Some people are just too damn humble in my opinion. Take for example Ed Merritt, one of the designers here at Headscape. He is one of the most talented designers and front-end coders I have ever met, but the chances are you have never heard of him. That is because, unlike me, he just keeps his head down and churns out amazing stuff.
One example was some groundbreaking work he did in 2010. In fact it was so ground breaking that it has been featured in a new book Implementing Responsive Design by Tim Kadlec. When I found out he was featured I begged Ed and Tim to allow me to feature it here. They kindly agreed…
In mid–2010, while designing a new website for the Environmental Defense Fund, I happened to read Ethan Marcotte’s article “Responsive Web design.” I loved the thought of adapting the layout to the viewing environment. The idea was still very new and the design was already underway (proposing a fully responsive approach at that point would have been outside the scope of the project), but I was keen to include at least some elements of the approach.
The homepage featured a carousel front and center, with the rest of the page following below. This worked very effectively, but we discovered that on a 1024px x 768px screen (visitors’ second most common resolution, according to the organization’s stats), with the most common setup (browser window fully expanded, with no additional toolbars), the viewable area ended just after the carou- sel. in testing we learned that because users weren’t seeing any content cut off at the bottom of the viewable area, they were falsely assuming this was the end of the page and very few scrolled at all.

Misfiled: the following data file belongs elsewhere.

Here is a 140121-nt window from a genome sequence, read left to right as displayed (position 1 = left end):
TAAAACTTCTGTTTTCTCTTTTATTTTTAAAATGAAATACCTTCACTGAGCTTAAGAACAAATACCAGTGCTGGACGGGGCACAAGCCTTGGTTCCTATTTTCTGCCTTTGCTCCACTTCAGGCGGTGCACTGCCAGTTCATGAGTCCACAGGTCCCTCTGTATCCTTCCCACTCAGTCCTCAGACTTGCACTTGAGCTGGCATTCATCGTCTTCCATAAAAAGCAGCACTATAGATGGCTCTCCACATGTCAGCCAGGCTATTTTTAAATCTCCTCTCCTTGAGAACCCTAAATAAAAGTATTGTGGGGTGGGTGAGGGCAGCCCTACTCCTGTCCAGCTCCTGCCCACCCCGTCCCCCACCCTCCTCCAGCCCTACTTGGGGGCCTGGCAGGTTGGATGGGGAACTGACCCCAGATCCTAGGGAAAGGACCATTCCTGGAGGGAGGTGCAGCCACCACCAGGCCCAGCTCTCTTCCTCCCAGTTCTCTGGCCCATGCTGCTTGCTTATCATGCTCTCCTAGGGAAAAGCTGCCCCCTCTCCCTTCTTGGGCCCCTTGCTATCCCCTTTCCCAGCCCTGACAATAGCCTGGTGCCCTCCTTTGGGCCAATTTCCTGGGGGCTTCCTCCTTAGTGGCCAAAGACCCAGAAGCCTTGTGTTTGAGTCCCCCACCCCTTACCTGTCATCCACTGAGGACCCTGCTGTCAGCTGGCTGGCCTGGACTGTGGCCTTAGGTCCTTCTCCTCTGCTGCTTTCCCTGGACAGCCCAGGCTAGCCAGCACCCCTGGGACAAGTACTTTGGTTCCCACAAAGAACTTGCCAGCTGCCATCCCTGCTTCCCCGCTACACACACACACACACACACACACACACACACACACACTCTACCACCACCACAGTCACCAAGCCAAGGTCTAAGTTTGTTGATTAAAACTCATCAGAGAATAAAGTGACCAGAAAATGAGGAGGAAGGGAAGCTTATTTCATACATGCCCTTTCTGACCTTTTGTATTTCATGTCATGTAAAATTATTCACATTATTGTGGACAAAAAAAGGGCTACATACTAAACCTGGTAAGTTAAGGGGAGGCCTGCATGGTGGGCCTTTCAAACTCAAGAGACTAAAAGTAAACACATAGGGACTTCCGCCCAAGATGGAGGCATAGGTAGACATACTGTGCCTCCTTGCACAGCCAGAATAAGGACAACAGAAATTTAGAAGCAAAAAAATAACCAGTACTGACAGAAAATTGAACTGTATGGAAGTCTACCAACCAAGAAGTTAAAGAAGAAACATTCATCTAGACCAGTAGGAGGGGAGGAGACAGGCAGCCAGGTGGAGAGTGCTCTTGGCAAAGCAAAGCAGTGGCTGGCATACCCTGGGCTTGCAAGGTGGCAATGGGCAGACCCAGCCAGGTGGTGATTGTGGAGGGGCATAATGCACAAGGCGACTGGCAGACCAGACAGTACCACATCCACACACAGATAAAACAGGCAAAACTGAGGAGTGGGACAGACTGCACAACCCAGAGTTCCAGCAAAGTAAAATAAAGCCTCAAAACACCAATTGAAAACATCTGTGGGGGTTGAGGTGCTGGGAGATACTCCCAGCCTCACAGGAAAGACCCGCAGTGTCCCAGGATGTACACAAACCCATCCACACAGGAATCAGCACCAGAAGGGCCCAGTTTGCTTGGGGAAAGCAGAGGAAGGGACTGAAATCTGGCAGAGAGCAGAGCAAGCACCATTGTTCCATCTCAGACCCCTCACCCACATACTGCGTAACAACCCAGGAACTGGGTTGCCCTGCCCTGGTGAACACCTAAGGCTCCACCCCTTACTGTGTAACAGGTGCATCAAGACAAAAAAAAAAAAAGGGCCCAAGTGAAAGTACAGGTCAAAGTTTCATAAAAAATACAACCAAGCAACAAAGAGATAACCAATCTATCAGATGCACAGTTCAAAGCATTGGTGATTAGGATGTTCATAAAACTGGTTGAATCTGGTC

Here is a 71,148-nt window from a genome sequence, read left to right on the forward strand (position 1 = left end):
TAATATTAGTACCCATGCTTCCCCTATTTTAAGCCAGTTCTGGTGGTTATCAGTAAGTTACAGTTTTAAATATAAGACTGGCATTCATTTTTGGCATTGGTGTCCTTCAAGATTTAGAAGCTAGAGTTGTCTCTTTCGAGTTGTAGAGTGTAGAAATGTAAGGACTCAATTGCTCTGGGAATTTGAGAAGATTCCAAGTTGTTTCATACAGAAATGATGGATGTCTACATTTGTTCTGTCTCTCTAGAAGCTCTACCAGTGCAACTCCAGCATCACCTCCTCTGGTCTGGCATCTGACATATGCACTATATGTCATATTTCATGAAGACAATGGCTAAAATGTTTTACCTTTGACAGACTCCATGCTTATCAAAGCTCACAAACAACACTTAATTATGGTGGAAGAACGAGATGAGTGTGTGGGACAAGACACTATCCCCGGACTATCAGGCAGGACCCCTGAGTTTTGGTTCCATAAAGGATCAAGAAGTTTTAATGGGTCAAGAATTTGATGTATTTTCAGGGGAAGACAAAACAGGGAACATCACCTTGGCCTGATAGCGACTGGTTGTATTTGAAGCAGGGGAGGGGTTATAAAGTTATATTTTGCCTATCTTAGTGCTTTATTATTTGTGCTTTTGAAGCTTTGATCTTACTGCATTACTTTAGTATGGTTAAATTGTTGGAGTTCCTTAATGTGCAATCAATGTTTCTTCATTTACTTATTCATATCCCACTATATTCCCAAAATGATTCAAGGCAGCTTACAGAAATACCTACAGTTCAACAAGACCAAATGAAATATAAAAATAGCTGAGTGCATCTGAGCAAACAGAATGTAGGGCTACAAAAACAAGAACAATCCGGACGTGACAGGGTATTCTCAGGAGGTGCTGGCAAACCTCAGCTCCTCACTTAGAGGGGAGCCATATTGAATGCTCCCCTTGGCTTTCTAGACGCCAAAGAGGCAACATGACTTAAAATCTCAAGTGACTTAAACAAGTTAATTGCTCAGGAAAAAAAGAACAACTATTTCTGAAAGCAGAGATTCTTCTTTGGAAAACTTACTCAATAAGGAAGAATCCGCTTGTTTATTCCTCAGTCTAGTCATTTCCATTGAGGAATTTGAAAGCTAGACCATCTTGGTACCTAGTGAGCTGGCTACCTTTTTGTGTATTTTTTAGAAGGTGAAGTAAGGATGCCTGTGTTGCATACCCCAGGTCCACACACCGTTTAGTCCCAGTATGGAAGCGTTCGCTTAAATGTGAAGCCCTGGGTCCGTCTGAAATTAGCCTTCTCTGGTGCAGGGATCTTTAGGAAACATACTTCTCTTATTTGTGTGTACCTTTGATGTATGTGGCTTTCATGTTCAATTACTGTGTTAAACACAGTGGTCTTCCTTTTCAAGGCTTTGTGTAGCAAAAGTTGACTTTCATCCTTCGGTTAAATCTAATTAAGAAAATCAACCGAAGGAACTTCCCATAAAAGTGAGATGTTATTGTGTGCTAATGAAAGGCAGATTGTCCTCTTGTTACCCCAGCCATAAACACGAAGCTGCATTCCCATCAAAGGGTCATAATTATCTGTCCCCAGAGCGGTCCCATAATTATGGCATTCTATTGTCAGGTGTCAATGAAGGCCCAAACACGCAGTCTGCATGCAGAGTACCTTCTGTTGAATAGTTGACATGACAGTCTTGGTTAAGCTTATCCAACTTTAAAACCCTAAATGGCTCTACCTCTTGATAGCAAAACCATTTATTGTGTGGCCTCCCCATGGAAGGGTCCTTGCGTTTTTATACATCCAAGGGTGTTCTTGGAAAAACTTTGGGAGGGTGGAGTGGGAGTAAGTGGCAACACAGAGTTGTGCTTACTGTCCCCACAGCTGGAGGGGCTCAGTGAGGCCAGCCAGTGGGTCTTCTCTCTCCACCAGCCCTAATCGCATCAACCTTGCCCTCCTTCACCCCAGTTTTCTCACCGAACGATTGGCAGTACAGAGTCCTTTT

These days, concerns about the fold are behind us for the most part, as users are happy to scroll, but as our testing showed, in some cases the layout of the page can actually misguide users into thinking they’ve already reached the bottom of the page. In their browser, there’s a definite point at which the visible area ends and if the content appears to end too, why would they scroll further? The challenge was to show them that there was more to see.
I’d already settled on creating two fixed widths for the site: a “full” layout (for view- ports of 1024px wide and above) and a “narrow” layout (for widths from 800px to 1024px). This solution wasn’t fully responsive by any means, but it was a step in the right direction for my first project making use of media queries.
I realized that by using a vertical media query I could alter the layout for devices with a vertical resolution below 768px. The narrow version already reduced the width of the page to three-quarters of its original width, reducing the height of the carousel proportionally. All I had to do was induce the narrow version for shorter screens too.
Obviously in windows with short but still wide viewable areas there was horizontal space that was now going to waste. Fortunately, below the carousel the page was split into a main column of three-quarter width and a right column of one-quarter width. resizing the carousel to three-quarter width created space alongside it for the right column to move into.
The end result
This approach appeased the client and made users aware that there was more content on the page to be seen. It also made more effective use of the available space, a nice bonus. (I’d rarely want a carousel to fill the entire viewable area anyway.) And all of this was accomplished by simply adding a media query for short but wide viewports.
This was a solution to a specific issue, but the principle was one that I could apply elsewhere. in subsequent projects, I’ve always taken a moment to sit back and ask myself, are there any circumstances (be it heights or widths) where the viewport would adversely affect the presentation of this content? And if so, is there anything I can do about it?
Excerpted from Implementing Responsive Design: Building sites for an anywhere, everywhere web by Tim Kadlec. Copyright © 2013. Used with
permission of Pearson Education, Inc. and New Riders.